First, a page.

Click here to see highlights of Westminster’s recent musical in worship: A Table for Five…Thousand.
Worship at 10 a.m. each Sunday during the summer. Then come to fellowship hour to enjoy conversation and coffee with everyone. Summer is a great time to get to know each other better! The summer schedule continues until September 8 when we return to worship at 8:30 and 11 a.m. On September 8, we’ll have Frances Taylor Gench as our guest preacher.
In case of snow, sleet, or freezing rain, we will air any cancellation on local radio and TV stations. Bear in mind that there are Westminster Presbyterian Churches in many other cities—including Waynesboro, Lynchburg, and Richmond. Please be sure you hear the announcement for Westminster in Charlottesville.
In addition, our website will have up-to-date information: www.westminsterva.org. Any weather-related changes to the worship schedule or other activities will be posted on the main page of our website.
The church’s voicemail message will also announce any cancellations due to inclement weather. People who have specific responsibilities—like church school teachers, ushers, musicians, sound system engineers—should check one of the above resources if there is inclement weather.
We hope we won’t be having inclement weather on Sundays, but please keep this information in mind if bad weather comes our way on the weekend.
As I begin writing this e-News article, it is with a heavy heart. I suppose, with the dawning of a new year, I should be more optimistic and full of vigor in light of the challenges of 2017. But yesterday, after getting word that Peter Ham had passed away, I felt like a balloon rapidly deflating, losing its air, the hiss of escaping breath. So, as I enter into 2017, my feelings are a mixture of gladness and sorrow. After all, in my two pastoral visits to MedStar Georgetown University Hospital to visit with Peter and Karen, I discovered a kindred spirit. Peter and I talked about the places we both visited in Alaska, the movies we loved, and music we listened to in our growing up years. On my second visit, I brought my guitar and sang a few songs. Peter told me the music helped him forget where he was. I sang some Kenny Loggins tune while doctors, nurses, family, and technicians filled the small room. We said a prayer together and I left hoping to see Peter again . . . and some day, I will. As I reflect on my all too brief relationship with Peter Ham, the words of Ecclesiastes 3:1-9 come to mind:
For everything there is a season, and a time for every matter under heaven:
2 a time to be born, and a time to die;
a time to plant, and a time to pluck up what is planted;
3 a time to kill, and a time to heal;
a time to break down, and a time to build up;
4 a time to weep, and a time to laugh;
a time to mourn, and a time to dance;
5 a time to throw away stones, and a time to gather stones together;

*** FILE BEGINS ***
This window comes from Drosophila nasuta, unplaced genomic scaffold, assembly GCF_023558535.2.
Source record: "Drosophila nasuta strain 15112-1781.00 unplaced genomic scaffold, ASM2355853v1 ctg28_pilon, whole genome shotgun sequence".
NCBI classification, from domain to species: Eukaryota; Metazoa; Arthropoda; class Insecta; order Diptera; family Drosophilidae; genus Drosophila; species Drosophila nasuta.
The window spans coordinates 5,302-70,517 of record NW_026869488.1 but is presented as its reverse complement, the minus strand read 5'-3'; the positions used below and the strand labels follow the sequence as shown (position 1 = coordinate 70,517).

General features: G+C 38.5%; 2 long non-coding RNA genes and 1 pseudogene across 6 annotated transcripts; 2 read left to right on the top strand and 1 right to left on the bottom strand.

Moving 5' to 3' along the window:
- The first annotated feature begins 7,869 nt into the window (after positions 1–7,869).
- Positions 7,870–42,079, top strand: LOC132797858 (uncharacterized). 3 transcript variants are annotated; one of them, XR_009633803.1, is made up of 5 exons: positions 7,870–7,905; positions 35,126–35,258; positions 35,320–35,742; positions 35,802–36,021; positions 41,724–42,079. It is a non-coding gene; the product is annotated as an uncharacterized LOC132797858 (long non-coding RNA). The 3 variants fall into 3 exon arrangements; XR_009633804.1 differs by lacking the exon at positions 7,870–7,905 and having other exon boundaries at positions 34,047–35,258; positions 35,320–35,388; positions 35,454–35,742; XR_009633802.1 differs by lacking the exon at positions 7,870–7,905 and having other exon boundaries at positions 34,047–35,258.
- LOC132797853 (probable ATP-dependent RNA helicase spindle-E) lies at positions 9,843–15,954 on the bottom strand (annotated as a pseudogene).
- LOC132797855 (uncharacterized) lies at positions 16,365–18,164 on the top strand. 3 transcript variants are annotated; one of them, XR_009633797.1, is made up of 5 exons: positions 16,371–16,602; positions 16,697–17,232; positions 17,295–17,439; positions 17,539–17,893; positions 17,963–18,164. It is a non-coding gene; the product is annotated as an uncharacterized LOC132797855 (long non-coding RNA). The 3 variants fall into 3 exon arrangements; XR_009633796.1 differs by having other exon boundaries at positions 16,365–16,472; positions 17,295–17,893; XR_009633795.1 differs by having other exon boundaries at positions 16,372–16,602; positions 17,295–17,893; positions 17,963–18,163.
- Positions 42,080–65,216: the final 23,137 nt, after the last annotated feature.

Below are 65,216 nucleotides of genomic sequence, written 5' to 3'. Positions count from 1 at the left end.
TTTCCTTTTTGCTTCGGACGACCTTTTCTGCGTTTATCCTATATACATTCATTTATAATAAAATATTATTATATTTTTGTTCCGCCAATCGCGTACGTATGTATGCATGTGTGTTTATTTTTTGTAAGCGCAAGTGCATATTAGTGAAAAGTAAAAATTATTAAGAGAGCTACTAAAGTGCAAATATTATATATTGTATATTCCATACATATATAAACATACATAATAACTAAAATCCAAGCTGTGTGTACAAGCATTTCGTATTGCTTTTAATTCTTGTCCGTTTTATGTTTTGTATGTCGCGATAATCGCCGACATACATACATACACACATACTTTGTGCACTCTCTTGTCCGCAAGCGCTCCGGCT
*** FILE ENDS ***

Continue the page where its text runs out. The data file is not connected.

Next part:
a time to embrace, and a time to refrain from embracing;
6 a time to seek, and a time to lose;
a time to keep, and a time to throw away;
7 a time to tear, and a time to sew;
a time to keep silence, and a time to speak;
8 a time to love, and a time to hate;
a time for war, and a time for peace.
As we embark on this new year, crafting our resolutions and plans, let’s not overlook or forget the contributions of people who have touched our lives. Remember, we are who we are because someone listened, nurtured, and encouraged us to follow our dreams. We can never underestimate how another person’s actions and words shaped and molded us. Peter Ham was one of those guiding lights. But there are others who have also “fought the good fight and finished their race” (see 2 Tim. 4:7). Certainly, Martin Luther King Jr. left a legacy for us to follow. Who gave you the strength to carry on? Who inspired you to love and care for those around you? Who helped you find God? As we enter into this new year, give thanks to God for that special person and be glad. For like the wise words of Ecc. 3 ff. state clearly: “there is a time to weep and time to laugh; a time to mourn and time to dance.” Thank you, Peter. Thank you for giving us your time. Ken
Last week, as I was tapping out my sermon, I lifted my head and noticed where I was. I was in a student study carrel over in Alderman Library. But when I took note of my environment more carefully, I began reading all the student graffiti scrawled around me. Several anxiety-ridden UVA students had sat where I now sat. Writing papers and studying for exams, he or she had written (in pen and pencil and carved into wood and cinder block) existential musings. So, I composed this student psalm using their words:
Student Graffiti in a UVA Study Carrel
I need drugs.
I want nachos.
Why hast thou forsaken me?
Get busy living or get busy dying that why I’m busy studying.
God, I love physics.
I just want to graduate.
I’m here more than any other place.
Next year will be better, I hope.
Dear future UVA students who seek hope
Within the premise of this seat-
Good luck. You are going to need it.
Don’t forget to pray for our college students as they take exams and prepare for life.